Harrisonburg’s population goes down but households in poverty ticks up

Harrisonburg City Hall. (File photo)

Although Harrisonburg’s total population decreased by 278 people from 2023 to 2024, the number of households in poverty increased by 356, or 2% of the city’s population.

In Tuesday’s 2024 update on families that are Asset-Limited, Income-Restrained and Employed (ALICE) and in poverty, Director of Community Impact Jo Benjamin told the city council that the Rockingham County and Harrisonburg communities hope to provide financial aid to low income households through the RockBurg Community Assistance, Resources & Economic Stabilization (RockBurg CARES) program.

Established in August 2023, RockBurg CARES provides financial assistance and education, as well as information and referrals, for any individual or family included in the ALICE population or who falls below the poverty line.

Benjamin said two adults in a household with no kids need to earn approximately $40,000 to be considered above the ALICE threshold, whereas two adults with children enrolled in public school need to earn about $60,000. Two adults in a household with children too young to be enrolled in public school must make about $85,000 “to be able to make ends meet.”

Individuals and households falling under the ALICE or poverty lines can apply for financial assistance via RockBurg Cares’ ALICE assistance fund, Benjamin said, which can help alleviate financial stress.

“For me, one person on the street without a place to stay is a problem,” Mayor Deanna Reed said.

Currently, 6,358 households fall below the ALICE threshold and 3,942 households live in poverty in Harrisonburg, according to 2024 CENSUS data collected by the United Way of Harrisonburg & Rockingham County. The number of households both in poverty and that fall below the ALICE threshold increased by 2% each from 2023.

“We’re not healthy — this exists,” council member Dany Fleming said. “This really informs us on how to think about our funds.”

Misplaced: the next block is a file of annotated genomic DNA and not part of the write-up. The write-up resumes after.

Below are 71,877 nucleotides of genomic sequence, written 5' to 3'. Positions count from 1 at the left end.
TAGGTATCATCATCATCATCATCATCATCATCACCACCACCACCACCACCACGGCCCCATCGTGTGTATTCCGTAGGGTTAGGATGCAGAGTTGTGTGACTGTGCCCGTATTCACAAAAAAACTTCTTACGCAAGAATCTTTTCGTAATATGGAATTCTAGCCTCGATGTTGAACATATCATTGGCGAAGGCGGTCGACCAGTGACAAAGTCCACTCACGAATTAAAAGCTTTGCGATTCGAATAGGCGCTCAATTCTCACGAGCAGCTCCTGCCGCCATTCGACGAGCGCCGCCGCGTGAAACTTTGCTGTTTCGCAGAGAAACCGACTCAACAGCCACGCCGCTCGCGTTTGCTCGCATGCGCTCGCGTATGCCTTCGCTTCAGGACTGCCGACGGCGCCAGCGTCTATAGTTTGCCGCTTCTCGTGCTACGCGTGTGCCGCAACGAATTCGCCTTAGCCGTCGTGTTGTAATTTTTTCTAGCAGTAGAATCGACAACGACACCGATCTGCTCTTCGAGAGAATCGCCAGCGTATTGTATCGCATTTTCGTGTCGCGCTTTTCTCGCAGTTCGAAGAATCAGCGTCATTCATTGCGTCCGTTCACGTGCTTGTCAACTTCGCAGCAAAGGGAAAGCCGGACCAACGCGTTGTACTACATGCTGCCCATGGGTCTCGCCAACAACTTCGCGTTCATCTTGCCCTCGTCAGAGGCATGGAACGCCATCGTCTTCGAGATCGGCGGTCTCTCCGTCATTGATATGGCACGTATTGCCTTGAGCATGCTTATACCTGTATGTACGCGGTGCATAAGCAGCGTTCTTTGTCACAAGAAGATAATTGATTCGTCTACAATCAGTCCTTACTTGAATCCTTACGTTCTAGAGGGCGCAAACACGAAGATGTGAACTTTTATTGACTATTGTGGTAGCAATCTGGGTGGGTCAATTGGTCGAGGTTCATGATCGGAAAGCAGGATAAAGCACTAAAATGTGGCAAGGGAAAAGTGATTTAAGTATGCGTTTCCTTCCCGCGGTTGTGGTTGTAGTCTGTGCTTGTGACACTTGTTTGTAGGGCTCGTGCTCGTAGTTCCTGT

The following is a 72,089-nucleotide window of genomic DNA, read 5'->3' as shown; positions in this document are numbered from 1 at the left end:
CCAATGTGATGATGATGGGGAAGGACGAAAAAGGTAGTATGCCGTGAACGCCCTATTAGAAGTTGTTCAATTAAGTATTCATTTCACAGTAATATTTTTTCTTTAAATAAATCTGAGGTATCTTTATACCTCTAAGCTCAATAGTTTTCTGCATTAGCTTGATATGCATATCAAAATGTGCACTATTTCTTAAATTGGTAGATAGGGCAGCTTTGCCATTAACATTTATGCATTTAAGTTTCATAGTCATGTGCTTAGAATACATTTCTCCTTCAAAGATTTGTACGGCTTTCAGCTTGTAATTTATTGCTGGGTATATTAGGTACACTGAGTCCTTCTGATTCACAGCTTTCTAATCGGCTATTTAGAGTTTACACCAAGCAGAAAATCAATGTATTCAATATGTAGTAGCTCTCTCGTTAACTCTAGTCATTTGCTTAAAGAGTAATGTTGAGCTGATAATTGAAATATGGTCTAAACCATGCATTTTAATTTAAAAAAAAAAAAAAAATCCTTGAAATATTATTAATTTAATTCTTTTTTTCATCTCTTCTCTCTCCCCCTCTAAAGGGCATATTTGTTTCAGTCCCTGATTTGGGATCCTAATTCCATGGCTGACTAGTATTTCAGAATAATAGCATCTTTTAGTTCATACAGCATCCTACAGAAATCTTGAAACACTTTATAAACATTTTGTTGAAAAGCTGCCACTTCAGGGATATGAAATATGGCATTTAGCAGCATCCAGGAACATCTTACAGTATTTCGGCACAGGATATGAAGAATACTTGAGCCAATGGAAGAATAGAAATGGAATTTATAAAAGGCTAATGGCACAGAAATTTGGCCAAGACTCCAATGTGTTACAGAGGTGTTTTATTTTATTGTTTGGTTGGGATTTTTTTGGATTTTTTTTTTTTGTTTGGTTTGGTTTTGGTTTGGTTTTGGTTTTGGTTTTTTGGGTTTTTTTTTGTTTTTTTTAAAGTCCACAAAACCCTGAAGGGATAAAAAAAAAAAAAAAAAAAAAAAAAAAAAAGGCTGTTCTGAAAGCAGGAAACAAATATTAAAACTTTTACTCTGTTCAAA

Harrisonburg’s increase in low-income households is partially due to the decrease in stimulus payments from the government, Benjamin said. According to her presentation gathered from U.S. Census data, a family of four is eligible for approximately $15,000 less in federal tax credits and stimulus payments in 2022 compared to 2021. That amount could be “a quarter” of some families’ incomes, she said.  

In addition to the services provided by RockBurg CARES, Reed said she hopes some of the city’s plans in place, such as the homeless shelter that;s under construction, will help those receiving low or no income.

“I think we’re making strides,” Reed said. “That’s important to us — a priority for us.”

City’s transportation dept. plans to increase services 

City council members on Tuesday unanimously approved a Transit Strategic Plan, which calls for an increase in public transit services by nearly $2.9 million over the next decade.

Project manager Danielle McCray, who presented the plan, said the Harrisonburg Department of Public Transportation will focus on transit improvements in four areas: 

  • more frequent and regular operation.
  • more direct operation between two points.
  • increased symmetrical routes.
  • and expansion of routes reaching well-defined markets.

“This is a significant proposal in front of us and significant for our city,” Fleming said.

The department created the plan based on a public survey with 764 responses, five pop-up events reaching over 130 people, three stakeholder meetings, operator and supervisor interviews, and Tuesday’s public comment period. McCray said the most important improvements the department hopes to make would be more frequent service and extended service on weekdays.

McCray said the department plans to purchase an additional bus by 2025 to extend the service span of the Route 1 and Inner Campus Shuttle (ICS) routes and increase the frequency of the Route 6 and Green Line routes. 

By 2034, she said HDPT plans to purchase two additional buses to extend the service span of Routes 1, 2, 3, 4 and 6, as well as to increase daytime frequency of two routes and to establish weekend service for five routes.

“I’m very thankful that these four areas are being addressed in this plan,” council member Monica Robinson said. “I think it’s going to benefit the … folks in the city of Harrisonburg, and help remove a barrier to employment.”

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